“I’ll never forget the first time I walked into his office, and when he heard I was a Red Sox fan, the smile that got over his face,” said Christine Dunne, a former Williams Group member. “He immediately started showing me pictures of him and the stadium. It’s crazy to think that the reason I’m back in Boston is because Bob taught me to chase a dream I had, that I could both be a scientist and work in law, which was also something he was always so passionate about.”
Dunne said Williams has impacted many lives, especially chemists.
“I’m forever thankful for the opportunity I had to learn from Bob,” said Dunne. “We are where we are because Bob taught us perseverance, hard work, dedication and what that could bring us. We miss you, Bob.”
Williams’ favorite quote was by Jimi Hendrix: “Knowledge speaks; Wisdom listens.” A quote by which he lived his life.
While at CSU, Williams started a band, which Miranda refers to as “The Chemistry Band” as many of its members were chemists. Miranda said, “He was a great guitarist. He was a rockstar.”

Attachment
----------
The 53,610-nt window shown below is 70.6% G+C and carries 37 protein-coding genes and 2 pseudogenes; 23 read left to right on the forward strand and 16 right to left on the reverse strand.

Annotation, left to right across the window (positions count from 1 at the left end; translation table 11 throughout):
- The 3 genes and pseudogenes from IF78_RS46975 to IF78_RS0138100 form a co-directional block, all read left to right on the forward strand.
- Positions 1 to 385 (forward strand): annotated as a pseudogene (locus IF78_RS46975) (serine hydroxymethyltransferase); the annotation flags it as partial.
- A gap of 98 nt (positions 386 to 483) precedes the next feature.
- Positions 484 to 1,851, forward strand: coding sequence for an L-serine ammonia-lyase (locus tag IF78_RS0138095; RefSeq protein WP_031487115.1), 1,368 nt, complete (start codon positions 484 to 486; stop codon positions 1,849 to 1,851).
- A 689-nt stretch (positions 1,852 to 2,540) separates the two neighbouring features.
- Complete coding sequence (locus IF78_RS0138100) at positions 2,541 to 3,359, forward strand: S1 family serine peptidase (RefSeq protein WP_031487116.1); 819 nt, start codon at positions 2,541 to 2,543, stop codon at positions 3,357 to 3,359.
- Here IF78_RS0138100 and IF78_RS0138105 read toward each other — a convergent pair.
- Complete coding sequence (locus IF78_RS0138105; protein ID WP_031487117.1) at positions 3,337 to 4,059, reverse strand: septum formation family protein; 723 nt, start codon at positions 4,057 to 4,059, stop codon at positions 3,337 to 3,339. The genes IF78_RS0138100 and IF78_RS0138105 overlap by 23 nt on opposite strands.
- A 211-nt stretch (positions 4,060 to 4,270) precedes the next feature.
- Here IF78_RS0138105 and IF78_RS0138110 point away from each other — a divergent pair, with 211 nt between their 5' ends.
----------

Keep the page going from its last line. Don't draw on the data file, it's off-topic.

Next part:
During the early years of knowing Williams, Miranda recalled a time when Williams reached out to him and said, “I hear you’re an okay musician.” Miranda played guitar, and the group needed a bass guitar player. Miranda quickly learned bass guitar and joined the band for around 10 years, playing at department get-togethers, birthday parties and holiday parties.
Miranda can be heard on Williams’ album “Strat’osphere” playing bass guitar and even singing backup vocals for a few of the songs. Describing the night they recorded those songs, Miranda remembers the details from picking up Subway sandwiches on the way to band member Dave Beegle’s house to the tricked-out sound studio in his basement. “That was one of the most fun evenings of my career here at CSU,” said Miranda.
Williams and his band recorded three albums (Strat’ovarious, Strat’osphere, and Strat’ogee) with over 50 songs, some of which are available on YouTube including “Pali Gap” and “May this be Love” by Jimi Hendrix.
Williams’ accomplished life was filled with science, mentorship, the outdoors, music, friendships and family. He is survived by his wife, Jill; sons, Ridge and Rainier; brother Bill (Lorraine); brother and sister-in-law, Rob (Ginger) and Rachel; four nieces and two nephews; and his mother and father-in-law, Paul and Judy.
A celebration of life will be held later this year in Fort Collins. In lieu of flowers, please consider making a donation to the Dr. Robert M. Williams Professorship Endowment in Organic Chemistry in his honor at https://advancing.colostate.edu/WILLIAMSPROFESSORSHIP.